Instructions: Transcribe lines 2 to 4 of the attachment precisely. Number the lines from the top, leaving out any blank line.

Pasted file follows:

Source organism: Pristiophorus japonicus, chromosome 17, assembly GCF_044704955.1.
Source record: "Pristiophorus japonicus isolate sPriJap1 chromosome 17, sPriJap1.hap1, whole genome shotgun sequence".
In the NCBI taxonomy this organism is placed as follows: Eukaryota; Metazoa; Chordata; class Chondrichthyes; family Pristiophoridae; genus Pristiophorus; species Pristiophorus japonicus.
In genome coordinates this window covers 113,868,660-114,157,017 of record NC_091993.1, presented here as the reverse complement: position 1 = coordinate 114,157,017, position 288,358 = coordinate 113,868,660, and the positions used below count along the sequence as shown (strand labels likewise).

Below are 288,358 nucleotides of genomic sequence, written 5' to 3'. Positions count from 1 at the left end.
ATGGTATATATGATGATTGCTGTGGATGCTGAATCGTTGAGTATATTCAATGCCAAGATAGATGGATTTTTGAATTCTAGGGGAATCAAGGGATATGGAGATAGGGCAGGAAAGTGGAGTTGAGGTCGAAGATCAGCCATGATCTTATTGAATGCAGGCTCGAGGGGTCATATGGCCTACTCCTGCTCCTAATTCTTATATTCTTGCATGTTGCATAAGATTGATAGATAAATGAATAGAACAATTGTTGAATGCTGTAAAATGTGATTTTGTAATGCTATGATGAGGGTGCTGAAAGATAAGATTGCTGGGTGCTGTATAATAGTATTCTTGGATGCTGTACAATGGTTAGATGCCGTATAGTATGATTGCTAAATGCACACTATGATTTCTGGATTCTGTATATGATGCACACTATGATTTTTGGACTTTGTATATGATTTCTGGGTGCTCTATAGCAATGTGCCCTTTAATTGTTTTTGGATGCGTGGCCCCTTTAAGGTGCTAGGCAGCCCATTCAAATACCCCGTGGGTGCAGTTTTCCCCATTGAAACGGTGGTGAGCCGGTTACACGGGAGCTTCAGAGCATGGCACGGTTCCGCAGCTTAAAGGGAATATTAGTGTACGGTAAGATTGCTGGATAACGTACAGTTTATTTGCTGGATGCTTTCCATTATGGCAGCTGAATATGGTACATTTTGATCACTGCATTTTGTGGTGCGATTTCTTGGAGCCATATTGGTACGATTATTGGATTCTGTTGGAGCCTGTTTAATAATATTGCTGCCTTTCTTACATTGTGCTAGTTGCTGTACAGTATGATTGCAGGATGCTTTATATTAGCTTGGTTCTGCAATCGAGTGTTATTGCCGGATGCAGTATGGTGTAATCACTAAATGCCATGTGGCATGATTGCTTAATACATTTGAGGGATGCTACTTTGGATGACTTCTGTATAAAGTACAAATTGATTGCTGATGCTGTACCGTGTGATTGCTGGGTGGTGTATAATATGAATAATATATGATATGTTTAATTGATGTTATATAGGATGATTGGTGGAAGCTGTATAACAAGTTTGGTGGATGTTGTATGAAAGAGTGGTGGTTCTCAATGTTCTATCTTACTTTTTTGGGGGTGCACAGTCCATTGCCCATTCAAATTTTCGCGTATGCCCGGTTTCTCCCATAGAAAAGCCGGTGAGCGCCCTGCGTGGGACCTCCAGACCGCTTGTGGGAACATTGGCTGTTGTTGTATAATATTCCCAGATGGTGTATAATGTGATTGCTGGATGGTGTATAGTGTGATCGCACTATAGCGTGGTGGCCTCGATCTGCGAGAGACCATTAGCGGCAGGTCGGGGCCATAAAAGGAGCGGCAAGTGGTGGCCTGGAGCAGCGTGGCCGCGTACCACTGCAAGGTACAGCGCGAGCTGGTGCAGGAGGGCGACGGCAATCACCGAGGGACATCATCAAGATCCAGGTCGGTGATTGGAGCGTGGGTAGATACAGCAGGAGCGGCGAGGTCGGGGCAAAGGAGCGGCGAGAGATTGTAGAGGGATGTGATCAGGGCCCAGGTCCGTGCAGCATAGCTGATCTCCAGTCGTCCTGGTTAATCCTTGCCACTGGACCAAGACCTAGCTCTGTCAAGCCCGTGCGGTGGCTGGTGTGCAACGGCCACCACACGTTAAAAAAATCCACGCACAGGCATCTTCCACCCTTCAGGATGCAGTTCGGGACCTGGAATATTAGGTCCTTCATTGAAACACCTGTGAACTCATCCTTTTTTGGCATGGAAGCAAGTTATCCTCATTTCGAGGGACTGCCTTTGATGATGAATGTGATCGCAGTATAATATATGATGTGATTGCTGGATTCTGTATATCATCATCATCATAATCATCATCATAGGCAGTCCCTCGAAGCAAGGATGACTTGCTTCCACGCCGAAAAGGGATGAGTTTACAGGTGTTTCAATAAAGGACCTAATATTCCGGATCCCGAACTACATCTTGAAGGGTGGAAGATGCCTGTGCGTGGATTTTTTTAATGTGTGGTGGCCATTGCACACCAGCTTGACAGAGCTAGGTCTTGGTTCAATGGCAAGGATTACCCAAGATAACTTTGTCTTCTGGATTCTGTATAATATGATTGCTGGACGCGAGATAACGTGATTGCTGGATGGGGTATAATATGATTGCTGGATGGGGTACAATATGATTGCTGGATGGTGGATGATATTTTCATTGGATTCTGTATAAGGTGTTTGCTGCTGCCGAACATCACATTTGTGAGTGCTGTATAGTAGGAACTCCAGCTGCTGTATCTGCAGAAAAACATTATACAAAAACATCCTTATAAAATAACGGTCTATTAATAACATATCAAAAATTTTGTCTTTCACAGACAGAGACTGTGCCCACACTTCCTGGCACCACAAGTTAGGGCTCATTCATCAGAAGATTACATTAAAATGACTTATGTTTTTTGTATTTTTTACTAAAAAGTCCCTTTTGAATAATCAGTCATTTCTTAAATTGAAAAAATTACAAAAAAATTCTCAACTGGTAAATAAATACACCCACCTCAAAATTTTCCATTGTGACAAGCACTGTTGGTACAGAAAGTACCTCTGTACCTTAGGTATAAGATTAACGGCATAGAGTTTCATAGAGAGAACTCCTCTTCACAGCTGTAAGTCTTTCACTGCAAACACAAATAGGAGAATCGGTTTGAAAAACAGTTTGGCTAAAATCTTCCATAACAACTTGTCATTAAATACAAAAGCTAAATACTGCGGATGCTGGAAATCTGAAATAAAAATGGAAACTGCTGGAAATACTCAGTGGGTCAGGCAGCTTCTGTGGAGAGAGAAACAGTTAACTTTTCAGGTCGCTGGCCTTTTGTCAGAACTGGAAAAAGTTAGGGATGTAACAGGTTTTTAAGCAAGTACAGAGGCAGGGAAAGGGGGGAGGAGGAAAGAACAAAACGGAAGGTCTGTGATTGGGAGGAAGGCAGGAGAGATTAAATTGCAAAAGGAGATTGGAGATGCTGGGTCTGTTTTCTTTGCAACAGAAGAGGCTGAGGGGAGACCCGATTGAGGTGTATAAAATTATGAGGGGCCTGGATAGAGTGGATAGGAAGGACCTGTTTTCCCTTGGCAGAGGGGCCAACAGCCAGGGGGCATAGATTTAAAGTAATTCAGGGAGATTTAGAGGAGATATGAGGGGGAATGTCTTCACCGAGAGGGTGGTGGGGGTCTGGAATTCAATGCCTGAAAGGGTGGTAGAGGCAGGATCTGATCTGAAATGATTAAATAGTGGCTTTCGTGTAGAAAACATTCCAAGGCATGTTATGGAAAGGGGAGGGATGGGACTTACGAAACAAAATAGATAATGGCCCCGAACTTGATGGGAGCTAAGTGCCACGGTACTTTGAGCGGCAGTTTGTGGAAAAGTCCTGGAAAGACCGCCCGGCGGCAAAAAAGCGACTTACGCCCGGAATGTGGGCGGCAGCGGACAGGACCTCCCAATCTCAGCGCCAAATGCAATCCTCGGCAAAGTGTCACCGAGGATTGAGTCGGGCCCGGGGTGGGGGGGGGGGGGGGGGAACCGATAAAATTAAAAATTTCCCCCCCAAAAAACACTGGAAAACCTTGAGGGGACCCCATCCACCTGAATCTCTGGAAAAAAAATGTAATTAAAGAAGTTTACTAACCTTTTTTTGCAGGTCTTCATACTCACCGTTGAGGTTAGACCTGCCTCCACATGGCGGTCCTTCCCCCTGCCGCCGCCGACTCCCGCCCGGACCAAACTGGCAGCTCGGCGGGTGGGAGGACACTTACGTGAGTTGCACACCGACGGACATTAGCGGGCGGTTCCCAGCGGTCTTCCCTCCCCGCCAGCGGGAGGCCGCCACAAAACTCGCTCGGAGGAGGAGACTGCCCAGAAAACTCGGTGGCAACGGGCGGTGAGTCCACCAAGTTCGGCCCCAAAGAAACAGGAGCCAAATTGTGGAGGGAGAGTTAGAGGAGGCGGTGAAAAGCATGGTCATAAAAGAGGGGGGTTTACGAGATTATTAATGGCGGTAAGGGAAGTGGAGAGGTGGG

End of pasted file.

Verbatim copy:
Source record: "Pristiophorus japonicus isolate sPriJap1 chromosome 17, sPriJap1.hap1, whole genome shotgun sequence".
In the NCBI taxonomy this organism is placed as follows: Eukaryota; Metazoa; Chordata; class Chondrichthyes; family Pristiophoridae; genus Pristiophorus; species Pristiophorus japonicus.
In genome coordinates this window covers 113,868,660-114,157,017 of record NC_091993.1, presented here as the reverse complement: position 1 = coordinate 114,157,017, position 288,358 = coordinate 113,868,660, and the positions used below count along the sequence as shown (strand labels likewise).